SOURCE: Alzheimer's Drug Discovery Foundation

January 15, 2008 12:49 ET

Awards for Drug Discovery Research for Frontotemporal Dementia Announced

NEW YORK, NY--(Marketwire - January 15, 2008) - The Alzheimer's Drug Discovery Foundation (ADDF) and the Association for Frontotemporal Dementia (AFTD) are pleased to announce the recipients of their joint grant program for drug discovery research to accelerate the development of novel therapies for frontotemporal dementia (FTD).

"Through our partnership, we are providing high risk, early stage funding for FTD drug discovery research that will ultimately improve the lives of people suffering this terrible disease, with implications for Alzheimer's disease therapeutics as well," said Howard M. Fillit, MD, ADDF Executive Director. "Today, we understand much more about the causes of neurodegeneration in FTD, so it is timely to begin testing novel approaches to discovering new compounds for drug development."

FTD is a neurodegenerative disease that accounts for an estimated 10% of all cases of dementia. After Alzheimer's disease, FTD is the second leading cause of presenile dementia in people 40-60 years of age. FTD results from progressive degeneration of the anterior temporal and frontal lobes of the brain. The initial symptoms of FTD are often a decline in social and/or occupational functioning, change in personality and/or language disorders that are followed in the later stages by memory loss and other cognitive problems. Currently, there are no treatments for FTD, which is why this drug discovery program is so important for patients and families affected by this disease.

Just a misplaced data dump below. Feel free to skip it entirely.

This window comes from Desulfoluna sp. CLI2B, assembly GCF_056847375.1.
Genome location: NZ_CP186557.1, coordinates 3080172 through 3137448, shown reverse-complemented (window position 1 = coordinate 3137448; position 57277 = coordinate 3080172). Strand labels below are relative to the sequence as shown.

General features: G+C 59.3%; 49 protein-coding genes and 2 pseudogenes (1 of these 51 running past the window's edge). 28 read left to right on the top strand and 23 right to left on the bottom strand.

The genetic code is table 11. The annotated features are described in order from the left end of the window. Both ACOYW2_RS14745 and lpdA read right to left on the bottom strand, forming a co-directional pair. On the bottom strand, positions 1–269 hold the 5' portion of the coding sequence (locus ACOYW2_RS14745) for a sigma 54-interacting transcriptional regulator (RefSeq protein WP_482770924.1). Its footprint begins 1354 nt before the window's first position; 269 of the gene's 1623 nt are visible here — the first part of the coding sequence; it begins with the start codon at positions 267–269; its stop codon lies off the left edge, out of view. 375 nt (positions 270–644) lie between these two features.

"There is still an enormous amount of work ahead," said Philip Lovett, member of the AFTD Board of Directors. "We are pleased that the ADDF/AFTD program attracted many quality applications, another indication that FTD drug discovery is receiving increasing attention from research laboratories all over the world."

The ADDF/AFTD program awarded $300,000 to four international academic scientists. The program will provide a total of $900,000 in research grants over three years. The winners of this year's grant competition are: Ben Bahr, PhD, University of Connecticut; Larry Baum, PhD, The Chinese University of Hong Kong; Tara Spires-Jones, DPhil, Massachusetts General Hospital; and David Vocadlo, PhD, Simon Fraser University. A panel of 15 members from ADDF's Scientific Review Board reviewed 21 applications submitted from the USA, Hong Kong, Portugal and Israel.

About the Alzheimer's Drug Discovery Foundation (ADDF)

The Alzheimer's Drug Discovery Foundation (ADDF) is a public charity established in 2004 to expand upon the programs initiated by the Institute for the Study of Aging (ISOA), a private foundation founded by the Estee Lauder family in 1998. The organization's sole mission is to accelerate drug discovery research to prevent, treat and cure Alzheimer's disease, related dementias and cognitive aging through venture philanthropy. To date, ADDF and ISOA have awarded $28.7 million for 195 research programs and conferences worldwide. For more information about the ADDF, visit www.alzdiscovery.org.

About the Association for Frontotemporal Dementia (AFTD)

The Association for Frontotemporal Dementias (AFTD) is a nationwide non-profit organization whose mission is to promote and fund research into finding the cause and cure for the frontotemporal dementias; to provide information, education, and support to persons diagnosed with frontotemporal dementias (FTD) and their families and caregivers; and to educate physicians and allied health professionals about FTD. In addition to providing funding for this drug discovery program, AFTD continues to fund basic and clinical research that is essential to improving our understanding of this relatively rare, but significant disease. For more information about AFTD, visit www.ftd-picks.org.

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